Wednesday, June 25, 2008

Succulent city

Just re-organised my succulents again, and this is them, pictured here. Repotted lots of them, cut down on the number of pots and improved soil drainage for all the pots.
I grow the succulents in pots as the soil is a bit heavy for them here. Last year I did a little experiment and created a low, raised metal mesh 'bed' that was just 100mm off the ground, and sat lots of pots on that mesh. Every succulent sitting on that mesh took off like crazy, including a couple of my 'stugglers' that up till that point had never really grown all that brilliantly. So, last weekend I created an even bigger metal mesh bed and every pot is now well off the ground, with perfect drainage.
Hopefully, that will do the trick. My current mesh beds are made up from offcuts of timber and cheap wire mesh. Probably life expectancy for the timber on the ground is a couple of years at best, if I never touch it. Maybe by then I'll have saved up for a metal fabricator to weld up something suitable, for a permanent solution, or I might bite the bullet and create a special raised garden bed for them, but I have to confess that I prefer the higgledy-piggledy look of the jumble of pots!

Why all the succulents? Well, apart from being interesting, drought-hardy, unusual and colourful, they travel really well. Every time we go on holidays somewhere in Australia, the easiest plants to bring home are succulents. And the easiest cuttings to swap with friends are succulents. And the easiest cuttings to propagate are succulents. So, once you start with them, by a matter of degrees, even if you never intended to have a succulent collection, you'll probably end up with lots of them. That's partly the reason for the pots: you collect them in ones and twos, and so you add a pot to a little gap here, another pot on the pavers there...

Succulent growing tips: apart from providing good drainage and using a specialist succulent potting mix (or a home-made mix based on coarse sand), succulents just need sunshine. They actually colour up and look much better in really cold climates, but they do fine here in Sydney. I do use a specialised low-nitrogen succulent fertiliser, but only during the growing season, and only in very light doses. If you fail to water them at all, and the weather is really dry for a long, the soil can become water-repellent, so it's a good idea to add a wetting agent to the soil (or the watering can) to help the water absorb into the potting mix (or soil). Even though these plants are drought-hardy, they do grow better with an occasional good drink.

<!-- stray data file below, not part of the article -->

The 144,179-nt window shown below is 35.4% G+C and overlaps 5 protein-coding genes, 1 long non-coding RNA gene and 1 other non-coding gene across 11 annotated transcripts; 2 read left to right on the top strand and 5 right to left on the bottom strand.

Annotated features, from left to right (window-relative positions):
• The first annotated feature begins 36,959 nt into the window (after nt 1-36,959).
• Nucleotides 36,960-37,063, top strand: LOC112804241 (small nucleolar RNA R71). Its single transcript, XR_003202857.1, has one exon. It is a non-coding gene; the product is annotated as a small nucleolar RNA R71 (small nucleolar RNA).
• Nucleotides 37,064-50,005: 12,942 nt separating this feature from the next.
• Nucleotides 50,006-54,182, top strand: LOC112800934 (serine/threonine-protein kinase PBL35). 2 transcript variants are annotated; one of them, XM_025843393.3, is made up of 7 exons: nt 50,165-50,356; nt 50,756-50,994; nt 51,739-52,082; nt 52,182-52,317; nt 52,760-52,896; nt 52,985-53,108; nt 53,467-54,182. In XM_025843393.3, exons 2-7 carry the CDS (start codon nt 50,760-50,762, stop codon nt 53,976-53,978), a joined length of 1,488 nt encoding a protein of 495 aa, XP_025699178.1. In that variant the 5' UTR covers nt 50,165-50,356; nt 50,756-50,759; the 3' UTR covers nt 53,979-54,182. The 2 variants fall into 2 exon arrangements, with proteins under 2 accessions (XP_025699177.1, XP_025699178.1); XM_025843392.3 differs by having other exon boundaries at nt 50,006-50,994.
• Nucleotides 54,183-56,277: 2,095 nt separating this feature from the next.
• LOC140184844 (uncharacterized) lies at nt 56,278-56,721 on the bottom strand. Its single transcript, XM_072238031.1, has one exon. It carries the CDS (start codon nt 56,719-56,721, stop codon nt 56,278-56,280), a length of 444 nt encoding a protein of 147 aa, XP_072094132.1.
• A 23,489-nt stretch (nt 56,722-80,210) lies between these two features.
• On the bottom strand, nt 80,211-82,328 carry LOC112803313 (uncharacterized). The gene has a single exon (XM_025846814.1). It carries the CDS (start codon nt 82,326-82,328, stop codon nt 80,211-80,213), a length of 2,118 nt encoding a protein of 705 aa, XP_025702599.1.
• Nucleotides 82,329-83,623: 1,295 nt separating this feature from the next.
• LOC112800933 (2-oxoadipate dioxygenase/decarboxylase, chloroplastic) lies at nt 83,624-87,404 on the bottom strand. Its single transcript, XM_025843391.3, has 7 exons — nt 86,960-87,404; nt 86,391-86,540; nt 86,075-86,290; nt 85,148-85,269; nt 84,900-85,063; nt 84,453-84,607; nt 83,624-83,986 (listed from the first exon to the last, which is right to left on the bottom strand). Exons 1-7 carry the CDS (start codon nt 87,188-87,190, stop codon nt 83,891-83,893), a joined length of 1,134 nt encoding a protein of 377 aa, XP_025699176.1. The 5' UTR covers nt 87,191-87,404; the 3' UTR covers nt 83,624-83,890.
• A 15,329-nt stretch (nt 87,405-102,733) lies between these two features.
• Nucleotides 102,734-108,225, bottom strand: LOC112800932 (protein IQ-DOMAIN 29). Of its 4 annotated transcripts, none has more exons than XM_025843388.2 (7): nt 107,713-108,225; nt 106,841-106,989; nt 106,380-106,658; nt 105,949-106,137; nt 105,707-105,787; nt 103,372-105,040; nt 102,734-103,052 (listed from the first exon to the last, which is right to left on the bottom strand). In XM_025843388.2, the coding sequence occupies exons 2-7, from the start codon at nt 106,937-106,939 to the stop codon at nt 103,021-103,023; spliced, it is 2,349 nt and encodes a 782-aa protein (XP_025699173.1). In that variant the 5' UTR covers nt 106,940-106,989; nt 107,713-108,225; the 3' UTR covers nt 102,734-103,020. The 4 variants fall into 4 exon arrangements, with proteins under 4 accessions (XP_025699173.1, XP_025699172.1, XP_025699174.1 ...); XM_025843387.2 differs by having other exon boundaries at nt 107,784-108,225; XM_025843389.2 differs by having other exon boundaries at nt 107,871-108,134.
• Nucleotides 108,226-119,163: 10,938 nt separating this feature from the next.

What's in the pic? The usual suspects: echeverias, aeoniums, graptopetalums, sedums, agaves, senecios, cotyledons, crassulas, euphorbias, graptoverias, kalanchoes, stapelias plus, of course, some weirdos whose names I don't know. We just liked the look of them at some far-off nursery, then brought them home. That's how it is with succulents.


greengardener said...

You've got a great collection of succulents, and the efforts you have employed to ensure extra good drainage are food for thought. I hadn't planned to start a succulent collection but after my first few I quickly became hooked! I recently lost a few that were doing well, and I think it was due to the preceding rain. I had the thought to put scoria in the bottom of the pots at planting time, but as I was using a good quality succulent potting mix I thought it wouldn't be necessary. The others are doing OK, so I guess it's because they are different varieties and have a higher tolerance to a bit of extra moisture. It all a learning experience.

greengardener said...

That was interesting to learn about the cold weather improving the colour. This would explain why my Flapjack has been pale through summer, and is only just starting to get some colour back now in March. Some of the other varieties of succulents I'd bought as either cuttings or tube stock last spring have also lost their original colour, so I hope they regain their colours soon. I'd thought I was doing something wrong, so it was good to learn this, thanks Jamie.